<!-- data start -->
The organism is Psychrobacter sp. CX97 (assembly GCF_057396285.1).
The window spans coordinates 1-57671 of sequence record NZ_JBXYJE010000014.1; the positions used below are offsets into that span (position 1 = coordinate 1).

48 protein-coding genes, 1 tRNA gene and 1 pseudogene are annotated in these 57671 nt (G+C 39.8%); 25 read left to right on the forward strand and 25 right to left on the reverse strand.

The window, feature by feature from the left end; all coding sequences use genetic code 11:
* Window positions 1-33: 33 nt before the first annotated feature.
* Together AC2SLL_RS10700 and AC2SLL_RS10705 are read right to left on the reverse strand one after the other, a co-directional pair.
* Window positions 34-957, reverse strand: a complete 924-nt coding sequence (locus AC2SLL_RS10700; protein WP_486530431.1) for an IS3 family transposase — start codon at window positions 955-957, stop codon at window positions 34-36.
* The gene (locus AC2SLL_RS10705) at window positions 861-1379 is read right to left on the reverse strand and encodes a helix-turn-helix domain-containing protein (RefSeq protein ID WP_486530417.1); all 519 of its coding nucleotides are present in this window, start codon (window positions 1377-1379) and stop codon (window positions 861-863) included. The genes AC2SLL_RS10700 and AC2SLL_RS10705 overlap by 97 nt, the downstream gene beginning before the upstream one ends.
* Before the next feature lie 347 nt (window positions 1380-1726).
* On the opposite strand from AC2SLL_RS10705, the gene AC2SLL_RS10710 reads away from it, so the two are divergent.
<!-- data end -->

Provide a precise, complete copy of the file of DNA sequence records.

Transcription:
The organism is Psychrobacter sp. CX97 (assembly GCF_057396285.1).
The window spans coordinates 1-57671 of sequence record NZ_JBXYJE010000014.1; the positions used below are offsets into that span (position 1 = coordinate 1).

48 protein-coding genes, 1 tRNA gene and 1 pseudogene are annotated in these 57671 nt (G+C 39.8%); 25 read left to right on the forward strand and 25 right to left on the reverse strand.

The window, feature by feature from the left end; all coding sequences use genetic code 11:
* Window positions 1-33: 33 nt before the first annotated feature.
* Together AC2SLL_RS10700 and AC2SLL_RS10705 are read right to left on the reverse strand one after the other, a co-directional pair.
* Window positions 34-957, reverse strand: a complete 924-nt coding sequence (locus AC2SLL_RS10700; protein WP_486530431.1) for an IS3 family transposase — start codon at window positions 955-957, stop codon at window positions 34-36.
* The gene (locus AC2SLL_RS10705) at window positions 861-1379 is read right to left on the reverse strand and encodes a helix-turn-helix domain-containing protein (RefSeq protein ID WP_486530417.1); all 519 of its coding nucleotides are present in this window, start codon (window positions 1377-1379) and stop codon (window positions 861-863) included. The genes AC2SLL_RS10700 and AC2SLL_RS10705 overlap by 97 nt, the downstream gene beginning before the upstream one ends.
* Before the next feature lie 347 nt (window positions 1380-1726).
* On the opposite strand from AC2SLL_RS10705, the gene AC2SLL_RS10710 reads away from it, so the two are divergent.